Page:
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Classes for Parents

March, 2011
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"I always wanted to try to make a mosaic, and the class is nice because it’s informal," says Jo Kaine, a parent of Yew Chung International School of Beijing (YCIS), who has been participating in YCIS parent art studies class for around one year to awaken her own handicraft abilities.

"We talk about all sorts of things; it’s like therapy, but art therapy,” said Kaine, adding that having small children at home makes it difficult for many parents to undertake such creative activities. Jo Kaine is very happy that she is able to continue the course this year. Nowadays, approximately 30 parents are attending YCIS Beijing’s art classes each month.

The art class has been in action since June 2010 with the help of Judy Chick, the other YCIS parent who serves as the teacher to offer tips to parents in the class. "We are doing a different project each course from decorating a coffee table, platters and also photo frames. Class parents will first think of a pattern or design they would like to do for that project. They can then get inspiration from the mosaic books we provide or they can choose some ready- made pattern that they like which will be prepared for them,” said Chick.

The classes have even garnered interest amongst the school children in Year 3 that have been studying the Romans. The teacher asked if they can show [the parent's] mosaics as an example of commonly used art. "One student even came in [to the parent class] and helped her mother stick on tiles,” added Kaine.

Both Kaine and Chick believe the classes help parents with the same interests come together and them to make friends. “We need to find a way to settle into a new place and a new country, and the school provides a safe place to make friends in the school;" echoing the views of all of the other parents participating in the course.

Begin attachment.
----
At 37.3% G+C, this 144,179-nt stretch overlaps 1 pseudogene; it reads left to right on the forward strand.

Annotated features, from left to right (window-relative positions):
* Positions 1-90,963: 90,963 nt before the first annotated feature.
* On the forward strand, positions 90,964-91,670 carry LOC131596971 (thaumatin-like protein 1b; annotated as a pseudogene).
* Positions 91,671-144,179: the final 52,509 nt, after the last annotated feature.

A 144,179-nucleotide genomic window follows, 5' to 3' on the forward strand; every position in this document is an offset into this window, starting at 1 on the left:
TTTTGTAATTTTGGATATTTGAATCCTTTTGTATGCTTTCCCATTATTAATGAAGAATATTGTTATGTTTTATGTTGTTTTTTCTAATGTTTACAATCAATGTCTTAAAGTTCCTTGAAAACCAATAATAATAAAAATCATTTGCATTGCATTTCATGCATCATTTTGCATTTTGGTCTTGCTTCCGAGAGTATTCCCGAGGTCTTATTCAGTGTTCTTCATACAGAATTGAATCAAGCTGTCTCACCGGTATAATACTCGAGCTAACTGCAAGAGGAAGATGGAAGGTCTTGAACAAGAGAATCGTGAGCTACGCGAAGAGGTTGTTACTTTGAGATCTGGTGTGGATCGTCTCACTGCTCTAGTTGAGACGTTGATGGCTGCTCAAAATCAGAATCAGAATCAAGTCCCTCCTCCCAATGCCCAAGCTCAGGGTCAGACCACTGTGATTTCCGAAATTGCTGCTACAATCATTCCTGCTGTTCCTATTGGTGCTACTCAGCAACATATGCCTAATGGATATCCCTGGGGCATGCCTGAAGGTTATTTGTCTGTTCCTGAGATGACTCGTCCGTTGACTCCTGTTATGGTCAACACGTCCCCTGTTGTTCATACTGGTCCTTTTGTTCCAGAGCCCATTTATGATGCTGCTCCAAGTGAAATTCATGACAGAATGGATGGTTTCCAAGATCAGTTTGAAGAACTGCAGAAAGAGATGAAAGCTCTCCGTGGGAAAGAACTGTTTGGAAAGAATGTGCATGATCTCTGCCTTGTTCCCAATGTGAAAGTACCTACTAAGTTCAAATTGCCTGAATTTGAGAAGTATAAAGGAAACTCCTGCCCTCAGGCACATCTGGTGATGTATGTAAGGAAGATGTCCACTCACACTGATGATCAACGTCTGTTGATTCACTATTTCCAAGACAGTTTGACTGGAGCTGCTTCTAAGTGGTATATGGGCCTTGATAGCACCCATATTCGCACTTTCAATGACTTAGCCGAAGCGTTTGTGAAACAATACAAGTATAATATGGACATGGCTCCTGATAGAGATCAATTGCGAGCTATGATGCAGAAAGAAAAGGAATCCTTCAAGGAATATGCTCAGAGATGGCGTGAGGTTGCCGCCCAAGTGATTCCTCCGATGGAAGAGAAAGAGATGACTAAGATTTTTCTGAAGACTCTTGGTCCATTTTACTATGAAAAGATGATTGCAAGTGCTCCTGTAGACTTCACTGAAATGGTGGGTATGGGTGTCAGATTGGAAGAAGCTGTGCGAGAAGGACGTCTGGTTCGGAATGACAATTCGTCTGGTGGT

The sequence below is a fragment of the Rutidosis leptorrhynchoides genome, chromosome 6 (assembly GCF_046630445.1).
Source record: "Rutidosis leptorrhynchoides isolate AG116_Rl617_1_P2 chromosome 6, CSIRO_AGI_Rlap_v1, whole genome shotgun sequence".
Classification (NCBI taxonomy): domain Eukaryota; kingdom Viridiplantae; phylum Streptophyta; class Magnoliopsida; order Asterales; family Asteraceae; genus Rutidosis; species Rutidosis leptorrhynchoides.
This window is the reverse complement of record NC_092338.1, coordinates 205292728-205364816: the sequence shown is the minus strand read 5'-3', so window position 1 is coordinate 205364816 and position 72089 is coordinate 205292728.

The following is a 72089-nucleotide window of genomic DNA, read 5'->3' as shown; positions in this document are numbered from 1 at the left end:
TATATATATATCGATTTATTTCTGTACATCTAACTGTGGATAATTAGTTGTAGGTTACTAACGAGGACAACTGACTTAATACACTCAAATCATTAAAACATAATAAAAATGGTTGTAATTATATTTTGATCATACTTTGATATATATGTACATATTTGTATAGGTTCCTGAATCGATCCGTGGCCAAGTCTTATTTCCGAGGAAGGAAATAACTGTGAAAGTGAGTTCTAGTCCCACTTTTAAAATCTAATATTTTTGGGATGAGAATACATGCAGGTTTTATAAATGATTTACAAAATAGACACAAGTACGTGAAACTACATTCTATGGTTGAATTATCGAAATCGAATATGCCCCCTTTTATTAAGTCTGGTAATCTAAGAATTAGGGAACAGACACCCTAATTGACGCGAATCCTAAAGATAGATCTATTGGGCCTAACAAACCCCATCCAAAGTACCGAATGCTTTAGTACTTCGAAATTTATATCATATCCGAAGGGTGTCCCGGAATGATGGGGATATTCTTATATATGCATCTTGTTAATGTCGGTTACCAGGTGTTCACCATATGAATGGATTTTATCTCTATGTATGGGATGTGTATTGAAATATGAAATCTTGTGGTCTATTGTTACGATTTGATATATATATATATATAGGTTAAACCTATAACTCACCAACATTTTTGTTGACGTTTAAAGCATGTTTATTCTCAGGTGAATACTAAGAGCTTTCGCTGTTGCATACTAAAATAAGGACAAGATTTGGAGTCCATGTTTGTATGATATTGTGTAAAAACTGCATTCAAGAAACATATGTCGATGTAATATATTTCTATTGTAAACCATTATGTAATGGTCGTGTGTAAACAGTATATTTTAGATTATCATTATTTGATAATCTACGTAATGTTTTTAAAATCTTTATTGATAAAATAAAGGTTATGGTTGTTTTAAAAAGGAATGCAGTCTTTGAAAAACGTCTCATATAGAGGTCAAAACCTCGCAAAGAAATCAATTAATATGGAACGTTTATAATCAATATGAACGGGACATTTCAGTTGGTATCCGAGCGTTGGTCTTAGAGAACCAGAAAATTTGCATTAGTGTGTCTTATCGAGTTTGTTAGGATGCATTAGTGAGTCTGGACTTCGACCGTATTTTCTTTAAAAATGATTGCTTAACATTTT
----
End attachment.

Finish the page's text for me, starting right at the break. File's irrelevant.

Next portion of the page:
Similarly, Beijing City International School (BCIS) has been running Mandarin courses to directly help parents unaccustomed to an exotic culture so that they can better interact within Chinese society. Wendy Wang, a Chinese linguistic teacher at BCIS as well as a parent of a Grade one student, serves as their teacher. Some of her students have been in Beijing only for a very short time

"In our class, learning topics are all related to everyday life. A combination of vocabulary, useful sentences, grammar and speaking are used together because the parents are at different levels and are from different backgrounds,” said Wang, who also emphasizes the value of acquiring language skills within the international school community.

Alongside Mandarin lessons, BCIS has offered English classes to parents since last year. Susan Girardey, the parent teacher has put aside 2 hours a week to mentor the other parents lacking confidence in using the language. "At this time I feel that the parents need to build their communication skills, so we have a different topic each week. Parents get up in front of the class and discuss the topic for about 5 minutes. It helps them to improve their English skills. It also helps them to overcome their shyness or insecurity about speaking another language with others."

Beijing BISS International School has also been promoting the English courses for school parents so that they can "communicate better with the teachers," according to Jenny Sysko, the English teacher. "I think there are many other benefits. For example, the parents can learn more about the school, making them feel a part of the school community. They were able to make new friends, learn about other traditions and listen to the opinions of other students."

The general diversity within the adult pupils seems apparent throughout all of the international school classes, reaching as far as Finland and other European countries, or Asian countries such as Korea, Malaysia. There are even pupils from New Zealand. YCIS Beijing’s Judy Chick reiterates the fact that having such a cultural diversity has been advantageous. "We are lucky as we can try delicious food from different countries, and learn new languages and cultures during festive holidays every year.” BCIS’s Wendy Wang added, “This is not only a class but a place for parents to have a chance to gather together." BISS’s Jenny Sysko further repeats the fact that the parents have even visited museums together, and that the connection between the students has grown considerably.

With the introduction of parent class programs at various schools, it allows for parent to actively engage in their child’s education and discover what is happening on campus. Parents not only get an opportunity to build a close connection with the school, but also connections for lifelong friendship.


By Suswati Basu


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